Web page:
Lot 128
  • 128

Helen Frankenthaler

500,000 - 700,000 USD
1,510,000 USD
bidding is closed


  • Helen Frankenthaler
  • China II
  • signed; titled and dated August 1972 on the stretcher
  • acrylic on canvas


The Waddington Galleries II, London
William Pall, New York
Andrew Crispo Gallery, Inc., Collection, New York
Sotheby's, New York, November 4, 1987, lot 90
Acquired by the present owner from the above sale 


London, The Waddington Galleries II, Helen Frankenthaler: Paintings, March 1973, illustrated in color
Washington, D.C., Corcoran Gallery of Art; Seattle Art Museum; Houston, Museum of Fine Arts, Helen Frankenthaler: Paintings 1969-1974, April - November 1975, cat. no. 13, n.p., illustrated in color
New York, S|2, Born in a Minute: Color Field Painting from the 1950s-1970s, September - October 2014, cat. no. 1, pp. 2, 8, 14-15 and 17, illustrated in color


John Elderfield, Frankenthaler, New York, 1989, pp. 232 and 235, illustrated in color

Catalogue Note

China II is an extraordinary example of Helen Frankenthaler’s achievements that distinguish her as a major contributor to contemporary art history. Though she was initially identified as one of the Abstract Expressionists, the terms 'Color Field Painting' or 'Post Painterly Abstraction' have been used to more aptly describe her style. Frankenthaler is principally known for her use of a soak-stain painting technique whereby she applied washes of thinned paint onto unstretched, unprimed canvases laid on the ground.  Such a practice resulted in colors and hues more closely resembling those seen in watercolor painting.  Not only did this technique allow the viewer to see the canvas through the paint, but it also allowed for a new spectrum of colors to come to life which were not previously available with the mere application of oil or acrylic paint onto primed canvases.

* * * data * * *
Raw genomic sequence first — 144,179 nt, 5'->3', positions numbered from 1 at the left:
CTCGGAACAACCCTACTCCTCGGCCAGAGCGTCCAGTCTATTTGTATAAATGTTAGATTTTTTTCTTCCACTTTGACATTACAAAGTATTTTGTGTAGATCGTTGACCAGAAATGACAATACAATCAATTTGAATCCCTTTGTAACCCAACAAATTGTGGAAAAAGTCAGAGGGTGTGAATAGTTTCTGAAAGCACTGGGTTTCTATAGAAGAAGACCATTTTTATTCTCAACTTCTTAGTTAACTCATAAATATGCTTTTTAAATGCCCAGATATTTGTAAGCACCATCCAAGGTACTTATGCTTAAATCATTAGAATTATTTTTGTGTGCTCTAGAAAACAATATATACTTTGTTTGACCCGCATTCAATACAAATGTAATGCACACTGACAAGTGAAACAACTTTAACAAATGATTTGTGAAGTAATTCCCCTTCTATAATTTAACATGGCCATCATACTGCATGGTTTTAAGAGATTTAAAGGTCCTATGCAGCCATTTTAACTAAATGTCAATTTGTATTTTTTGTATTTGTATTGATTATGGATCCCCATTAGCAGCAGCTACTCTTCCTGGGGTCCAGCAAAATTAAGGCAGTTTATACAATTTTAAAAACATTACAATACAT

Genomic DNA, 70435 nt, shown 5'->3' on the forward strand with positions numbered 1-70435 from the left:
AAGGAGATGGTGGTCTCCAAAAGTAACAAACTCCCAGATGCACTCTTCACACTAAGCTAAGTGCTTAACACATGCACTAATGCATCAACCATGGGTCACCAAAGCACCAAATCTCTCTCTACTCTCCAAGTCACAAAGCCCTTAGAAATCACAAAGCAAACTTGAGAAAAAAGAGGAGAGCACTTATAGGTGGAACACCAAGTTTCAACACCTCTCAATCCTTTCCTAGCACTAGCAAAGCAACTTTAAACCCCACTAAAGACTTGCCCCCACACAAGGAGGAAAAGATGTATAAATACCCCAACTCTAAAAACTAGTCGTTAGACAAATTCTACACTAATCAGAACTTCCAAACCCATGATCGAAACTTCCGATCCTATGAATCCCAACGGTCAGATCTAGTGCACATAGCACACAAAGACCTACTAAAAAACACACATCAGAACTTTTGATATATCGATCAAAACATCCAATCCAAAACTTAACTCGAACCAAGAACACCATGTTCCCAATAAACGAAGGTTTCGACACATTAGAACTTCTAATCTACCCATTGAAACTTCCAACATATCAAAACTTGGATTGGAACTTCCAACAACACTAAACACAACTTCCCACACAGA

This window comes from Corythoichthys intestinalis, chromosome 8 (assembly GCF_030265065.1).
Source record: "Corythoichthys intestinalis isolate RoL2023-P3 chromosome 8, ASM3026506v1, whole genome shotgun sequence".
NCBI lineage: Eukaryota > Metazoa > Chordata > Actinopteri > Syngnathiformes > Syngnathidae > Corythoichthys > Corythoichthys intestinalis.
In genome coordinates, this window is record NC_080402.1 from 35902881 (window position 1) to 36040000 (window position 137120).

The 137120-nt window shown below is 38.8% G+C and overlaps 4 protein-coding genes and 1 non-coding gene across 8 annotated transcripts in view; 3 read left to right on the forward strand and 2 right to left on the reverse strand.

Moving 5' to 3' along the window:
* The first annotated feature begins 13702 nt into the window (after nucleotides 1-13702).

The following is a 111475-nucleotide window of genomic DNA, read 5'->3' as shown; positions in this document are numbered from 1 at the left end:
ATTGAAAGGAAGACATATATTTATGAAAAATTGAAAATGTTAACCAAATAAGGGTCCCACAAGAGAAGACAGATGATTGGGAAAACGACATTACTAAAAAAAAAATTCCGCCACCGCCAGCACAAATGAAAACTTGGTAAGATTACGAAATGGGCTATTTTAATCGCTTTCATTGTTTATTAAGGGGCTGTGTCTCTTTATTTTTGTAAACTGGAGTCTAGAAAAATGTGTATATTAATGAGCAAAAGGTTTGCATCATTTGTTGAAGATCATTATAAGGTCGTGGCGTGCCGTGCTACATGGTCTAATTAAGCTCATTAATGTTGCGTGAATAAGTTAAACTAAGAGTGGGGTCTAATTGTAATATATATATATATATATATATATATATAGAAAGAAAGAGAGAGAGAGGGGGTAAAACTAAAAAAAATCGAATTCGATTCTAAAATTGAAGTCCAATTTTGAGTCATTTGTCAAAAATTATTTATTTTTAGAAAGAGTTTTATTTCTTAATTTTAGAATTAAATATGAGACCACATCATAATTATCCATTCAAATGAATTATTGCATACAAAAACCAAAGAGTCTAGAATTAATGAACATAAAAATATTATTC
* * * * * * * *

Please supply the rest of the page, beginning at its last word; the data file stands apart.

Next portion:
China II is a visually arresting example of Frankenthaler’s oeuvre as one is immediately struck by the visual paradox presented by combining a bold band of paint across the bottom of the canvas with more fluid, amorphous forms in the upper portion of the canvas. By creating a piece with such distinct forms, it becomes the shapes and their edges that carry the compositional weight of the work rather than the combination of the forms onto the totality of the canvas. Though the different forms are distinct and framed by the untouched white canvas, a single touch of the green form in the center of the canvas unties the bottom band of the work to the upper amorphous shapes. By connecting all painted portions of the piece, Frankenthaler creates a poetic gesture that lends to the congruity of this work. This harmony helps reduce the visual impact of the red and blue forms of color, allowing them to be present, but not dominate as one may expect them to be as they are the large and bright.

Though China II’s subject is open to interpretation, it seems that the red band is providing the ground from which what could be hills or mountains to grow from. It is this type of suggestion from Frankenthaler’s work that truly sets it apart from her contemporary’s as she is able to evoke a sense of “place.”  E.A. Carmean Jr. eloquently expressed this sense in the introduction to the catalogue for Frankenthaler's widely anticipated retrospective at the Solomon R. Guggenheim Museum in 1989; “One has the feeling that her pictures are an environment into which we look and, in a similar way, that it is an environment, a place, where she has been.” This sentiment helps lend to the intimate nature of many of Frankenthaler’s works. Though large in scale and bold in color, there is a sense that she is having a deliberate dialogue with the paint and the canvas in order to create a work that is not only a manifestation of her process, but also a reflection of place that she has been, dreamt, or imagined.

Though China II is certainly abstract, the linearity of the red band along the bottom helps ground our eyes and provide a context by which to understand and interpret the work. A similar visually bold statement can be seen in Nicolas de Staël's Still Life on a Green Background (194). Both works serve the same purpose: to give a weight and presence to the rest of the forms in the work that would otherwise be left to float, without meaning, on a canvas. In this sense, Frankenthaler has beautifully rendered a scene in which the viewer is invited to loose themselves in the abstract, imaginative world, while also being brought back to life and grounded by the intensity of the bold forms.